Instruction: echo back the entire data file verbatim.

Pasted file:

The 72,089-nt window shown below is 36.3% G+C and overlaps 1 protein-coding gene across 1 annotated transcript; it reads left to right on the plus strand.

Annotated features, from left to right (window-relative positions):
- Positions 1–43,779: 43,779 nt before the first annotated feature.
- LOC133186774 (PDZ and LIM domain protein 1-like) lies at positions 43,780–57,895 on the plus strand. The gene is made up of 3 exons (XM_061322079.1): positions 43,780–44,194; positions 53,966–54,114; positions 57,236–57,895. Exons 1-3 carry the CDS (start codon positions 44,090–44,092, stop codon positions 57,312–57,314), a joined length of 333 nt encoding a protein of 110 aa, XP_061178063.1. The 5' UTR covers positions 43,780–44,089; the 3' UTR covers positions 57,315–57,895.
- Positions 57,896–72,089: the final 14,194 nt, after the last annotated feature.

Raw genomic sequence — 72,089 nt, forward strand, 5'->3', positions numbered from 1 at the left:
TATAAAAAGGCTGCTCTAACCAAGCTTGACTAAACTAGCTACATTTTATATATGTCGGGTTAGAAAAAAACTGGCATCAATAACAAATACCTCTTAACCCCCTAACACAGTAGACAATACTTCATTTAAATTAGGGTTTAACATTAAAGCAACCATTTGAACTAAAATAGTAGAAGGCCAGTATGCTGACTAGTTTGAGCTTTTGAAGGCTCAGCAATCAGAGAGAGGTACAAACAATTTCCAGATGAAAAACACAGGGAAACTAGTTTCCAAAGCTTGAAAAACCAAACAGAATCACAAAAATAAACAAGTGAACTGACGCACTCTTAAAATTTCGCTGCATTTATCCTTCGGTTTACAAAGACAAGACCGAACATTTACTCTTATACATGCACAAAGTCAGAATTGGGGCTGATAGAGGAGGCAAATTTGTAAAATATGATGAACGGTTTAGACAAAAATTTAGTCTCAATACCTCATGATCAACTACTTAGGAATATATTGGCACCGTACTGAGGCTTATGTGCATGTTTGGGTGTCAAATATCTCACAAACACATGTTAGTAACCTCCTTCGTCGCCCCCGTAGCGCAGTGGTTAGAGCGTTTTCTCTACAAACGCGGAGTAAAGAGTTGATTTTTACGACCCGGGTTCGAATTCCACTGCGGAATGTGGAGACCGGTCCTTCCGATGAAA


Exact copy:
The 72,089-nt window shown below is 36.3% G+C and overlaps 1 protein-coding gene across 1 annotated transcript; it reads left to right on the plus strand.

Annotated features, from left to right (window-relative positions):
- Positions 1–43,779: 43,779 nt before the first annotated feature.
- LOC133186774 (PDZ and LIM domain protein 1-like) lies at positions 43,780–57,895 on the plus strand. The gene is made up of 3 exons (XM_061322079.1): positions 43,780–44,194; positions 53,966–54,114; positions 57,236–57,895. Exons 1-3 carry the CDS (start codon positions 44,090–44,092, stop codon positions 57,312–57,314), a joined length of 333 nt encoding a protein of 110 aa, XP_061178063.1. The 5' UTR covers positions 43,780–44,089; the 3' UTR covers positions 57,315–57,895.
- Positions 57,896–72,089: the final 14,194 nt, after the last annotated feature.

Raw genomic sequence — 72,089 nt, forward strand, 5'->3', positions numbered from 1 at the left:
TATAAAAAGGCTGCTCTAACCAAGCTTGACTAAACTAGCTACATTTTATATATGTCGGGTTAGAAAAAAACTGGCATCAATAACAAATACCTCTTAACCCCCTAACACAGTAGACAATACTTCATTTAAATTAGGGTTTAACATTAAAGCAACCATTTGAACTAAAATAGTAGAAGGCCAGTATGCTGACTAGTTTGAGCTTTTGAAGGCTCAGCAATCAGAGAGAGGTACAAACAATTTCCAGATGAAAAACACAGGGAAACTAGTTTCCAAAGCTTGAAAAACCAAACAGAATCACAAAAATAAACAAGTGAACTGACGCACTCTTAAAATTTCGCTGCATTTATCCTTCGGTTTACAAAGACAAGACCGAACATTTACTCTTATACATGCACAAAGTCAGAATTGGGGCTGATAGAGGAGGCAAATTTGTAAAATATGATGAACGGTTTAGACAAAAATTTAGTCTCAATACCTCATGATCAACTACTTAGGAATATATTGGCACCGTACTGAGGCTTATGTGCATGTTTGGGTGTCAAATATCTCACAAACACATGTTAGTAACCTCCTTCGTCGCCCCCGTAGCGCAGTGGTTAGAGCGTTTTCTCTACAAACGCGGAGTAAAGAGTTGATTTTTACGACCCGGGTTCGAATTCCACTGCGGAATGTGGAGACCGGTCCTTCCGATGAAA